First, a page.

\include{preamble}
\newcommand{\Exercise}[2]{
\begin{center}
\fbox{
\begin{minipage}{5in}
{\bf See exercise #1:} #2
\end{minipage}}
\end{center}
}
\makeatletter
\newcommand\binomialCoefficient[2]{%
% Store values
\c@pgf@counta=#1% n
\c@pgf@countb=#2% k
%
% Take advantage of symmetry if k > n - k
\c@pgf@countc=\c@pgf@counta%
\advance\c@pgf@countc by-\c@pgf@countb%
\ifnum\c@pgf@countb>\c@pgf@countc%
\c@pgf@countb=\c@pgf@countc%
\fi%
%
% Recursively compute the coefficients
\c@pgf@countc=1% will hold the result
\c@pgf@countd=0% counter
\pgfmathloop% c -> c*(n-i)/(i+1) for i=0,...,k-1
\ifnum\c@pgf@countd<\c@pgf@countb%
\multiply\c@pgf@countc by\c@pgf@counta%
\advance\c@pgf@counta by-1%
\advance\c@pgf@countd by1%
\divide\c@pgf@countc by\c@pgf@countd%
\repeatpgfmathloop%
\the\c@pgf@countc%
}
\makeatother
\title{}
\author{Zajj Daugherty}
\date{\today}
\usepackage{multicol}
\setlength{\columnsep}{1.5cm}
\setlength{\columnseprule}{0.2pt}
\begin{document}
\centerline{\bf Welcome to Math 365!}
\noindent Course website (including syllabus): https://zdaugherty.ccnysites.cuny.edu/teaching/m365s19/\\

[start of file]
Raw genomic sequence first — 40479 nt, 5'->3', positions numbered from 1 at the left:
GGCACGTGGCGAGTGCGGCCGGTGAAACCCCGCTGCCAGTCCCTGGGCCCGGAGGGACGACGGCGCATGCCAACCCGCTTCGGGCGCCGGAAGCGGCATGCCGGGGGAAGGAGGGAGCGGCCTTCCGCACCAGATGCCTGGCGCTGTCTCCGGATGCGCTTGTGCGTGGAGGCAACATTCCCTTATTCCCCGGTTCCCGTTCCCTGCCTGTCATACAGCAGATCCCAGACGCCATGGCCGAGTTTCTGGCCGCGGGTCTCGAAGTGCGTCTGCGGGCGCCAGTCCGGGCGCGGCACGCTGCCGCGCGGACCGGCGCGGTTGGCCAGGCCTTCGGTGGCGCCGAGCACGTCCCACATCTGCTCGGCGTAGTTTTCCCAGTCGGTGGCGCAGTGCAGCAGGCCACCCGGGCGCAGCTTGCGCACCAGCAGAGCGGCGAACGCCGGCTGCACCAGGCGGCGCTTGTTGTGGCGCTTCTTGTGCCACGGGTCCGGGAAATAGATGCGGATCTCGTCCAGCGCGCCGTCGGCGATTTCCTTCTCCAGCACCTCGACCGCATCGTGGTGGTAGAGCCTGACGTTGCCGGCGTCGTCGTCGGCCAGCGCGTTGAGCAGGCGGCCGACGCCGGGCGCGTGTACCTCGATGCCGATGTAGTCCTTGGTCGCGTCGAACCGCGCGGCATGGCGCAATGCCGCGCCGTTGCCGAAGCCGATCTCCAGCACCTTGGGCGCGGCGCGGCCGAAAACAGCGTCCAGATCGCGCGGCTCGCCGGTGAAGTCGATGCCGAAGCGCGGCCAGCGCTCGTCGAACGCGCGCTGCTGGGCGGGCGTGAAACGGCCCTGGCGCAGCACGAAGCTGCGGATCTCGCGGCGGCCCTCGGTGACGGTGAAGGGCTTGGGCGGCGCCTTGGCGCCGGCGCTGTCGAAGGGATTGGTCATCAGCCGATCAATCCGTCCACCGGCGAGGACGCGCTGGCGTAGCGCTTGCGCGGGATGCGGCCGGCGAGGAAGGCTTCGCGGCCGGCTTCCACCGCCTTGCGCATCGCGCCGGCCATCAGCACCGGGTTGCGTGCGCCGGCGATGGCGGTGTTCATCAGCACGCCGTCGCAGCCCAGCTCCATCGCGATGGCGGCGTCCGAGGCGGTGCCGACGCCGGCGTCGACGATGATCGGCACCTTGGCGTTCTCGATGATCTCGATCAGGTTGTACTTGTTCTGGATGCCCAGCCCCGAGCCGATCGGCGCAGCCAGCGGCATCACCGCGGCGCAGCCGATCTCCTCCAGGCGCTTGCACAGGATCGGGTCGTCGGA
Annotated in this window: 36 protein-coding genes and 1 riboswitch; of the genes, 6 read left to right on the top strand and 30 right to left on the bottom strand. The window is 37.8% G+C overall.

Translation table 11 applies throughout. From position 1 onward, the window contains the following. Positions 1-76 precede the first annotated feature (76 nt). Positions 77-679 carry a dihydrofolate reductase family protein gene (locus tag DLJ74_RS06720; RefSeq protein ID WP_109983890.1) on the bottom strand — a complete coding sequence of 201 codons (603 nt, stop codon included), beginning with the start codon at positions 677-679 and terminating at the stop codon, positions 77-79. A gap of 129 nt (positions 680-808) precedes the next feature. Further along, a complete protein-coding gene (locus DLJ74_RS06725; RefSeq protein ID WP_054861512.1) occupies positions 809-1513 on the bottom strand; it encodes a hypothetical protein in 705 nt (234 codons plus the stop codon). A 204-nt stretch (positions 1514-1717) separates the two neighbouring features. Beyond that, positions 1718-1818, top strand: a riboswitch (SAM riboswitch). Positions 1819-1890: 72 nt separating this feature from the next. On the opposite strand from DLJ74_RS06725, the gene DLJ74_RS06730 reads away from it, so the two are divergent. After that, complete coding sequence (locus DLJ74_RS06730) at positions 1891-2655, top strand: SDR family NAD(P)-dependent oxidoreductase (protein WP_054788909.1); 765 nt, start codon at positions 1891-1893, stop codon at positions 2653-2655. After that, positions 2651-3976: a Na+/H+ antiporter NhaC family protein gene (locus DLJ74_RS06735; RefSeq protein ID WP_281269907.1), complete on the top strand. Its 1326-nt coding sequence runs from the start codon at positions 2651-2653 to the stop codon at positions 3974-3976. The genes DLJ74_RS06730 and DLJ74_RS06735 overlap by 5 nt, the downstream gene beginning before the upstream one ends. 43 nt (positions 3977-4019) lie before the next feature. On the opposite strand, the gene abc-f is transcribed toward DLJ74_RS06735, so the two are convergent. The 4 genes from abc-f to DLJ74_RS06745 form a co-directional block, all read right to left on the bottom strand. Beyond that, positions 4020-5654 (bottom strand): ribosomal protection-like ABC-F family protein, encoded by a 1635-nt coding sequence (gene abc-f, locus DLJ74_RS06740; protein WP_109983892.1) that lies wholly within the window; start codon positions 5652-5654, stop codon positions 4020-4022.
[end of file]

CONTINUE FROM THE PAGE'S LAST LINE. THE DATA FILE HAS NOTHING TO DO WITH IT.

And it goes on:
Professor: Zajj Daugherty, zdaugherty@gmail.com\\
Textbook: Discrete Mathematics and Its Applications (7th edition), by Kenneth Rosen.
%\begin{warmup}\qquad
%\begin{enumerate}
% \item How many ways can you choose 2 things from a set of 4?\\
% (Example, pick a committee of 2 people from a group of 4.
% This is different from the number of ways to choose a president
% and a vice president from a group of 4 people.)
% \item How many ways can you choose 3 things from a set of 5?
% \item Explain why there are exactly the same number of ways to choose 1 thing from a set of 5 as there are ways to choose 4 things from a set of 5.
% \item How many ways are there to choose 3 things from a set of 3? 4 things from a set of 4? 5 things from a set of 5?
% \item How many ways are there to choose 0 things from a set of 3? 0 things from a set of 4? 0 things from a set of 5?
% \item Expand:
% \vspace{-.2in}
% \begin{align*}
% (1+x)^2 &= 1 + 2x + x^2\\
% (1 + x)^3 &= \\
% (1 + x)^4 &=
% \end{align*}
%\end{enumerate}
%\end{warmup}
\medskip
\hrule
\medskip
\noindent {\bf Homework 0:} due Monday 2/4 by email. \quad (See course website.)
\medskip
\hrule
\medskip
\noindent {\bf Attach at the end of Homework 1:} \\